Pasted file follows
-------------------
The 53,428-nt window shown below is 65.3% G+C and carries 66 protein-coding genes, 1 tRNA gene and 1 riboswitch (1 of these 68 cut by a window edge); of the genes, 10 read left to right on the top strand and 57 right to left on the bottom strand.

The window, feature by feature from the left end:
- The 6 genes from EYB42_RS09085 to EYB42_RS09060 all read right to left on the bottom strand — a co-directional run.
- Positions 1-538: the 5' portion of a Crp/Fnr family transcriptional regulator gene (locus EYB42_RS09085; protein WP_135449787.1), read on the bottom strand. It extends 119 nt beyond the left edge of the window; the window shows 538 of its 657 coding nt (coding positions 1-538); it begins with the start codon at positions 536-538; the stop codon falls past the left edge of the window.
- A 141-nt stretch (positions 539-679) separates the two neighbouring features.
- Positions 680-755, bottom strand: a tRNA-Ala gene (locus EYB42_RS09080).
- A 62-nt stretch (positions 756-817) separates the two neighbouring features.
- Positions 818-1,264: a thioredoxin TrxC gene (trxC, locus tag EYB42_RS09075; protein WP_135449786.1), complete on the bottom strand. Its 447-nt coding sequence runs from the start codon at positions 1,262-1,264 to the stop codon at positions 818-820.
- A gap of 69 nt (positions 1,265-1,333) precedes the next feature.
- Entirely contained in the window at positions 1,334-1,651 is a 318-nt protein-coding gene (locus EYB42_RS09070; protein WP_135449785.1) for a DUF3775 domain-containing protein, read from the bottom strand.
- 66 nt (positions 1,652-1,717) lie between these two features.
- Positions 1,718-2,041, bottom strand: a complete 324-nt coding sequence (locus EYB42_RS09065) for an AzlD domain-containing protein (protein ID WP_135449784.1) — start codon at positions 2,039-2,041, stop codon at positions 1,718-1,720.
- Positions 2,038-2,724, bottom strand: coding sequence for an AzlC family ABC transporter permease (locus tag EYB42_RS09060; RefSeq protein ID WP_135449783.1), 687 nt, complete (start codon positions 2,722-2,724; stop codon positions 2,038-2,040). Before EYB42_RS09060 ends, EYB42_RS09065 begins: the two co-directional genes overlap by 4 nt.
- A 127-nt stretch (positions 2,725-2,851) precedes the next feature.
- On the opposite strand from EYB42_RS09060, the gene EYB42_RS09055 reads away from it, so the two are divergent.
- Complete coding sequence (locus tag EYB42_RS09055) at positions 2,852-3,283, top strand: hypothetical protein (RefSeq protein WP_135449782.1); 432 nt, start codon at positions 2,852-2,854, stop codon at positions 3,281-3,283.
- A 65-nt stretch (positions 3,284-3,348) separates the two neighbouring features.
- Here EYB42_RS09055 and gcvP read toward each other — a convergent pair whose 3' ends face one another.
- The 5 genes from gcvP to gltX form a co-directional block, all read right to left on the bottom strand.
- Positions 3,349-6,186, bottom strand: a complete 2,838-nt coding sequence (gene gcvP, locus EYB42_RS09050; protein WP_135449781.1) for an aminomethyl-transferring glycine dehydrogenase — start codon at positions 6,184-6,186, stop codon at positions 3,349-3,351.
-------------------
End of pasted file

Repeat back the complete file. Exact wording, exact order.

The 53,428-nt window shown below is 65.3% G+C and carries 66 protein-coding genes, 1 tRNA gene and 1 riboswitch (1 of these 68 cut by a window edge); of the genes, 10 read left to right on the top strand and 57 right to left on the bottom strand.

The window, feature by feature from the left end:
- The 6 genes from EYB42_RS09085 to EYB42_RS09060 all read right to left on the bottom strand — a co-directional run.
- Positions 1-538: the 5' portion of a Crp/Fnr family transcriptional regulator gene (locus EYB42_RS09085; protein WP_135449787.1), read on the bottom strand. It extends 119 nt beyond the left edge of the window; the window shows 538 of its 657 coding nt (coding positions 1-538); it begins with the start codon at positions 536-538; the stop codon falls past the left edge of the window.
- A 141-nt stretch (positions 539-679) separates the two neighbouring features.
- Positions 680-755, bottom strand: a tRNA-Ala gene (locus EYB42_RS09080).
- A 62-nt stretch (positions 756-817) separates the two neighbouring features.
- Positions 818-1,264: a thioredoxin TrxC gene (trxC, locus tag EYB42_RS09075; protein WP_135449786.1), complete on the bottom strand. Its 447-nt coding sequence runs from the start codon at positions 1,262-1,264 to the stop codon at positions 818-820.
- A gap of 69 nt (positions 1,265-1,333) precedes the next feature.
- Entirely contained in the window at positions 1,334-1,651 is a 318-nt protein-coding gene (locus EYB42_RS09070; protein WP_135449785.1) for a DUF3775 domain-containing protein, read from the bottom strand.
- 66 nt (positions 1,652-1,717) lie between these two features.
- Positions 1,718-2,041, bottom strand: a complete 324-nt coding sequence (locus EYB42_RS09065) for an AzlD domain-containing protein (protein ID WP_135449784.1) — start codon at positions 2,039-2,041, stop codon at positions 1,718-1,720.
- Positions 2,038-2,724, bottom strand: coding sequence for an AzlC family ABC transporter permease (locus tag EYB42_RS09060; RefSeq protein ID WP_135449783.1), 687 nt, complete (start codon positions 2,722-2,724; stop codon positions 2,038-2,040). Before EYB42_RS09060 ends, EYB42_RS09065 begins: the two co-directional genes overlap by 4 nt.
- A 127-nt stretch (positions 2,725-2,851) precedes the next feature.
- On the opposite strand from EYB42_RS09060, the gene EYB42_RS09055 reads away from it, so the two are divergent.
- Complete coding sequence (locus tag EYB42_RS09055) at positions 2,852-3,283, top strand: hypothetical protein (RefSeq protein WP_135449782.1); 432 nt, start codon at positions 2,852-2,854, stop codon at positions 3,281-3,283.
- A 65-nt stretch (positions 3,284-3,348) separates the two neighbouring features.
- Here EYB42_RS09055 and gcvP read toward each other — a convergent pair whose 3' ends face one another.
- The 5 genes from gcvP to gltX form a co-directional block, all read right to left on the bottom strand.
- Positions 3,349-6,186, bottom strand: a complete 2,838-nt coding sequence (gene gcvP, locus EYB42_RS09050; protein WP_135449781.1) for an aminomethyl-transferring glycine dehydrogenase — start codon at positions 6,184-6,186, stop codon at positions 3,349-3,351.